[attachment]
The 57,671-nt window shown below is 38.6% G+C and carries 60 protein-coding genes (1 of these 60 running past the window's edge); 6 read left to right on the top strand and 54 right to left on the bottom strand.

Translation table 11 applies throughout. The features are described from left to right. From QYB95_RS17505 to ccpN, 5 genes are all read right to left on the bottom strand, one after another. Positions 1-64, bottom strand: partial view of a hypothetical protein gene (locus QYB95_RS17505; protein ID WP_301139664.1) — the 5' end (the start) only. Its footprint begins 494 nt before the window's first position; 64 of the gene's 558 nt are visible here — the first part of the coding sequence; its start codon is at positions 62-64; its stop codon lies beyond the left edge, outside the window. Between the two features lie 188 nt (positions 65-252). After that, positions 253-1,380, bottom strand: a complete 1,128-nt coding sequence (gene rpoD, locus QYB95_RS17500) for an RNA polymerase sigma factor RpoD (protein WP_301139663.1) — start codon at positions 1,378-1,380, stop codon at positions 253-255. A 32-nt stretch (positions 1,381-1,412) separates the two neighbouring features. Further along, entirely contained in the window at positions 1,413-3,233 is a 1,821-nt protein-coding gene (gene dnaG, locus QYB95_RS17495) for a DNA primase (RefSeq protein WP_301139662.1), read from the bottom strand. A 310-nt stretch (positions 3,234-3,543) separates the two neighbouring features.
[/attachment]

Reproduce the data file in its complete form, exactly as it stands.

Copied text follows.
The 57,671-nt window shown below is 38.6% G+C and carries 60 protein-coding genes (1 of these 60 running past the window's edge); 6 read left to right on the top strand and 54 right to left on the bottom strand.

Translation table 11 applies throughout. The features are described from left to right. From QYB95_RS17505 to ccpN, 5 genes are all read right to left on the bottom strand, one after another. Positions 1-64, bottom strand: partial view of a hypothetical protein gene (locus QYB95_RS17505; protein ID WP_301139664.1) — the 5' end (the start) only. Its footprint begins 494 nt before the window's first position; 64 of the gene's 558 nt are visible here — the first part of the coding sequence; its start codon is at positions 62-64; its stop codon lies beyond the left edge, outside the window. Between the two features lie 188 nt (positions 65-252). After that, positions 253-1,380, bottom strand: a complete 1,128-nt coding sequence (gene rpoD, locus QYB95_RS17500) for an RNA polymerase sigma factor RpoD (protein WP_301139663.1) — start codon at positions 1,378-1,380, stop codon at positions 253-255. A 32-nt stretch (positions 1,381-1,412) separates the two neighbouring features. Further along, entirely contained in the window at positions 1,413-3,233 is a 1,821-nt protein-coding gene (gene dnaG, locus QYB95_RS17495) for a DNA primase (RefSeq protein WP_301139662.1), read from the bottom strand. A 310-nt stretch (positions 3,234-3,543) separates the two neighbouring features.